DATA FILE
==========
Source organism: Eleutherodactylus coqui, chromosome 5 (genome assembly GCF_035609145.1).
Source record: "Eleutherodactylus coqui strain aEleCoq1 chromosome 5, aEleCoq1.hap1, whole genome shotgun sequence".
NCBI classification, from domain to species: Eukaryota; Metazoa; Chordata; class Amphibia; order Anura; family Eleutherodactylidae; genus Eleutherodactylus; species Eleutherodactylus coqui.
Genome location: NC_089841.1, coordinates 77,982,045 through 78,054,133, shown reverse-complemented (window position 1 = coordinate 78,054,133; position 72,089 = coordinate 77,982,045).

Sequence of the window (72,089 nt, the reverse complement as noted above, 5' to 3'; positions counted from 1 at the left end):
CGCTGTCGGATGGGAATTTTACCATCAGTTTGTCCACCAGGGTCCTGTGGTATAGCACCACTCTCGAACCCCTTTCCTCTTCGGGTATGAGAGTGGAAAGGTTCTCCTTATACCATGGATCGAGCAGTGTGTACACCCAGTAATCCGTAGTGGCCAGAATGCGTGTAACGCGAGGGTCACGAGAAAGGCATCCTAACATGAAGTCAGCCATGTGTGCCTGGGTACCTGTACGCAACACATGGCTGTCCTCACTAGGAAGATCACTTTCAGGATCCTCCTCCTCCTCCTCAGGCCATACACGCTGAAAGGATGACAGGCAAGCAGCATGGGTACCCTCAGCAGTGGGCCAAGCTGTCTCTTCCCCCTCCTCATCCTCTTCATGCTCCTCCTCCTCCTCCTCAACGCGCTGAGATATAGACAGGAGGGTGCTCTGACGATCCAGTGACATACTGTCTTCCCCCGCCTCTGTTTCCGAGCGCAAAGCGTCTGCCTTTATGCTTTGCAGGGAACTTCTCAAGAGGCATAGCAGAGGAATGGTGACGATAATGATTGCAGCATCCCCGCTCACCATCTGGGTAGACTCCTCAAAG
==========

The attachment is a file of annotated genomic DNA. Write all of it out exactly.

Source organism: Eleutherodactylus coqui, chromosome 5 (genome assembly GCF_035609145.1).
Source record: "Eleutherodactylus coqui strain aEleCoq1 chromosome 5, aEleCoq1.hap1, whole genome shotgun sequence".
NCBI classification, from domain to species: Eukaryota; Metazoa; Chordata; class Amphibia; order Anura; family Eleutherodactylidae; genus Eleutherodactylus; species Eleutherodactylus coqui.
Genome location: NC_089841.1, coordinates 77,982,045 through 78,054,133, shown reverse-complemented (window position 1 = coordinate 78,054,133; position 72,089 = coordinate 77,982,045).

Sequence of the window (72,089 nt, the reverse complement as noted above, 5' to 3'; positions counted from 1 at the left end):
CGCTGTCGGATGGGAATTTTACCATCAGTTTGTCCACCAGGGTCCTGTGGTATAGCACCACTCTCGAACCCCTTTCCTCTTCGGGTATGAGAGTGGAAAGGTTCTCCTTATACCATGGATCGAGCAGTGTGTACACCCAGTAATCCGTAGTGGCCAGAATGCGTGTAACGCGAGGGTCACGAGAAAGGCATCCTAACATGAAGTCAGCCATGTGTGCCTGGGTACCTGTACGCAACACATGGCTGTCCTCACTAGGAAGATCACTTTCAGGATCCTCCTCCTCCTCCTCAGGCCATACACGCTGAAAGGATGACAGGCAAGCAGCATGGGTACCCTCAGCAGTGGGCCAAGCTGTCTCTTCCCCCTCCTCATCCTCTTCATGCTCCTCCTCCTCCTCCTCAACGCGCTGAGATATAGACAGGAGGGTGCTCTGACGATCCAGTGACATACTGTCTTCCCCCGCCTCTGTTTCCGAGCGCAAAGCGTCTGCCTTTATGCTTTGCAGGGAACTTCTCAAGAGGCATAGCAGAGGAATGGTGACGATAATGATTGCAGCATCCCCGCTCACCATCTGGGTAGACTCCTCAAAG